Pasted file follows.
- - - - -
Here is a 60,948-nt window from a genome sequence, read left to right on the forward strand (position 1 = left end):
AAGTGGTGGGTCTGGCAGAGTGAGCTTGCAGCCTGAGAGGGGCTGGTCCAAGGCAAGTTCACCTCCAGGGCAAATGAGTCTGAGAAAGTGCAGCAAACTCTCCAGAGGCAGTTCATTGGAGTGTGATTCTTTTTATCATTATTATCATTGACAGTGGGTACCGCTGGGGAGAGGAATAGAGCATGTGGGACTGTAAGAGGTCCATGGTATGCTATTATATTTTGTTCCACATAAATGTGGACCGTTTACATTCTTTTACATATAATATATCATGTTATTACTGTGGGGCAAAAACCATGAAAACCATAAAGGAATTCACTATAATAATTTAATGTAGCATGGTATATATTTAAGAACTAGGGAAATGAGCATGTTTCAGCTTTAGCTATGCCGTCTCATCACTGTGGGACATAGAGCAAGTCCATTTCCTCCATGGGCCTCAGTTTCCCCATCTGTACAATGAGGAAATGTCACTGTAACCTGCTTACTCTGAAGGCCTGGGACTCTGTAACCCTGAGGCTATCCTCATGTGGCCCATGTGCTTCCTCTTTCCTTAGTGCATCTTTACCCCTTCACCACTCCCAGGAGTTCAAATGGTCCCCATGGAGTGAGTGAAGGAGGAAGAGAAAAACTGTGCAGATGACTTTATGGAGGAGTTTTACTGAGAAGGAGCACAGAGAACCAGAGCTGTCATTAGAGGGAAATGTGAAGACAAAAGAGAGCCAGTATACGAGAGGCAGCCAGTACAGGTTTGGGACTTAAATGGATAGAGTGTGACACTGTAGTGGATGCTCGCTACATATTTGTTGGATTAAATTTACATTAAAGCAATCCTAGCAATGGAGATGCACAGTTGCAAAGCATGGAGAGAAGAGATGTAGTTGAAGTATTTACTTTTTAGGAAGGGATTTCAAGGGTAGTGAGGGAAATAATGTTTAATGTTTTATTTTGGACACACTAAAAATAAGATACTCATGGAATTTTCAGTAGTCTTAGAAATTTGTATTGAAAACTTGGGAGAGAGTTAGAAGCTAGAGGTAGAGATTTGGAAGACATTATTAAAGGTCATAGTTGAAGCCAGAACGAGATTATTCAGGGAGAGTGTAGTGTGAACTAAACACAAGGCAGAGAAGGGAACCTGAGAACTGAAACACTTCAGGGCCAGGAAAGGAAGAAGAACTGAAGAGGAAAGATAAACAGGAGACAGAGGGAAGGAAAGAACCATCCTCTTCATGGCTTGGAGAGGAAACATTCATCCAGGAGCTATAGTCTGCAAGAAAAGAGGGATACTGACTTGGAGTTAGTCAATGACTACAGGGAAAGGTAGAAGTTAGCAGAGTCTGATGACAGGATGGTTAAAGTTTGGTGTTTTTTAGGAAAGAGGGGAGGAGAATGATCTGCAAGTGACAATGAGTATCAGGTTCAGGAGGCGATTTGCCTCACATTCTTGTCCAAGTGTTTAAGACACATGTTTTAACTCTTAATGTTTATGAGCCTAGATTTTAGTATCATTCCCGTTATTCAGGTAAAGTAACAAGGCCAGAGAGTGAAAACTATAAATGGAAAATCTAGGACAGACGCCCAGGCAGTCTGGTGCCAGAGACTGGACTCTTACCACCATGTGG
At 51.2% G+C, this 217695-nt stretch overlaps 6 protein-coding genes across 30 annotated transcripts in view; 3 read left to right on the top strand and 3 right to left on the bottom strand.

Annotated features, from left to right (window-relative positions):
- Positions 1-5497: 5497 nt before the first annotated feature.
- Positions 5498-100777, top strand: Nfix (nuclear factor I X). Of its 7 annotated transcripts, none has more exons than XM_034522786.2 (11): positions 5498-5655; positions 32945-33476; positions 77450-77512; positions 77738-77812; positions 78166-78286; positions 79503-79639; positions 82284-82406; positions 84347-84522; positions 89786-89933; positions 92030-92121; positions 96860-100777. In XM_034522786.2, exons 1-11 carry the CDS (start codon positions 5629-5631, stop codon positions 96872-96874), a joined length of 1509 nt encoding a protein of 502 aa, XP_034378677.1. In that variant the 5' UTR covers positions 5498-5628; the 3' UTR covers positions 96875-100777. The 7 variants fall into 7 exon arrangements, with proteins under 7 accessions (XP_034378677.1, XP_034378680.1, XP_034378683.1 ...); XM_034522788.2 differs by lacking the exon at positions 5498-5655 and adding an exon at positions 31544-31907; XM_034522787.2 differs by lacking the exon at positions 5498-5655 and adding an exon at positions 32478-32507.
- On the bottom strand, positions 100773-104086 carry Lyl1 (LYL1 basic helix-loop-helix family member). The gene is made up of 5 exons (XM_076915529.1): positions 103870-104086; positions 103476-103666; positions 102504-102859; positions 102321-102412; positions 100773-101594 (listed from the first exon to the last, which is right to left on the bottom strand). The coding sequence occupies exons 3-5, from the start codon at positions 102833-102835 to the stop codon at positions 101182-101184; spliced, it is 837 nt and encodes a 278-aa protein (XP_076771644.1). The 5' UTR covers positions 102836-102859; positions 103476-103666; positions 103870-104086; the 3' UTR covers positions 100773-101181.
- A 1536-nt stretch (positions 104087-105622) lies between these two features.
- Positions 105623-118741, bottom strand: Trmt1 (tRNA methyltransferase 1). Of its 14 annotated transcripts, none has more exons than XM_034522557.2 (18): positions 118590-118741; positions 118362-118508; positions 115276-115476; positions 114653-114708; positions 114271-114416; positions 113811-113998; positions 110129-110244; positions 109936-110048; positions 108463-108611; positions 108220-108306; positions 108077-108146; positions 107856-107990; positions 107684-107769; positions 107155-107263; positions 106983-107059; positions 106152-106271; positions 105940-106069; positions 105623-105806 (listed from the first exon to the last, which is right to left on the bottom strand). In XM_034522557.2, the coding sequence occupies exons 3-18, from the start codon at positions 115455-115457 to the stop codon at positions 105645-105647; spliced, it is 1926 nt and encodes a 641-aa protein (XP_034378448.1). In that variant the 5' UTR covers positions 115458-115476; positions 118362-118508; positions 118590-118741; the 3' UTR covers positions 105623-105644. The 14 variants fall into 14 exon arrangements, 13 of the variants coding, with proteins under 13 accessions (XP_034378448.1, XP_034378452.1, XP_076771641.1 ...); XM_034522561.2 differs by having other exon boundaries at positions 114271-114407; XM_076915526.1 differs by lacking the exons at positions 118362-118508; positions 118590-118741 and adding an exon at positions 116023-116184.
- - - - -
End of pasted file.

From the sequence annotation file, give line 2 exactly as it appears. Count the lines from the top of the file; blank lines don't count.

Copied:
AAGTGGTGGGTCTGGCAGAGTGAGCTTGCAGCCTGAGAGGGGCTGGTCCAAGGCAAGTTCACCTCCAGGGCAAATGAGTCTGAGAAAGTGCAGCAAACTCTCCAGAGGCAGTTCATTGGAGTGTGATTCTTTTTATCATTATTATCATTGACAGTGGGTACCGCTGGGGAGAGGAATAGAGCATGTGGGACTGTAAGAGGTCCATGGTATGCTATTATATTTTGTTCCACATAAATGTGGACCGTTTACATTCTTTTACATATAATATATCATGTTATTACTGTGGGGCAAAAACCATGAAAACCATAAAGGAATTCACTATAATAATTTAATGTAGCATGGTATATATTTAAGAACTAGGGAAATGAGCATGTTTCAGCTTTAGCTATGCCGTCTCATCACTGTGGGACATAGAGCAAGTCCATTTCCTCCATGGGCCTCAGTTTCCCCATCTGTACAATGAGGAAATGTCACTGTAACCTGCTTACTCTGAAGGCCTGGGACTCTGTAACCCTGAGGCTATCCTCATGTGGCCCATGTGCTTCCTCTTTCCTTAGTGCATCTTTACCCCTTCACCACTCCCAGGAGTTCAAATGGTCCCCATGGAGTGAGTGAAGGAGGAAGAGAAAAACTGTGCAGATGACTTTATGGAGGAGTTTTACTGAGAAGGAGCACAGAGAACCAGAGCTGTCATTAGAGGGAAATGTGAAGACAAAAGAGAGCCAGTATACGAGAGGCAGCCAGTACAGGTTTGGGACTTAAATGGATAGAGTGTGACACTGTAGTGGATGCTCGCTACATATTTGTTGGATTAAATTTACATTAAAGCAATCCTAGCAATGGAGATGCACAGTTGCAAAGCATGGAGAGAAGAGATGTAGTTGAAGTATTTACTTTTTAGGAAGGGATTTCAAGGGTAGTGAGGGAAATAATGTTTAATGTTTTATTTTGGACACACTAAAAATAAGATACTCATGGAATTTTCAGTAGTCTTAGAAATTTGTATTGAAAACTTGGGAGAGAGTTAGAAGCTAGAGGTAGAGATTTGGAAGACATTATTAAAGGTCATAGTTGAAGCCAGAACGAGATTATTCAGGGAGAGTGTAGTGTGAACTAAACACAAGGCAGAGAAGGGAACCTGAGAACTGAAACACTTCAGGGCCAGGAAAGGAAGAAGAACTGAAGAGGAAAGATAAACAGGAGACAGAGGGAAGGAAAGAACCATCCTCTTCATGGCTTGGAGAGGAAACATTCATCCAGGAGCTATAGTCTGCAAGAAAAGAGGGATACTGACTTGGAGTTAGTCAATGACTACAGGGAAAGGTAGAAGTTAGCAGAGTCTGATGACAGGATGGTTAAAGTTTGGTGTTTTTTAGGAAAGAGGGGAGGAGAATGATCTGCAAGTGACAATGAGTATCAGGTTCAGGAGGCGATTTGCCTCACATTCTTGTCCAAGTGTTTAAGACACATGTTTTAACTCTTAATGTTTATGAGCCTAGATTTTAGTATCATTCCCGTTATTCAGGTAAAGTAACAAGGCCAGAGAGTGAAAACTATAAATGGAAAATCTAGGACAGACGCCCAGGCAGTCTGGTGCCAGAGACTGGACTCTTACCACCATGTGG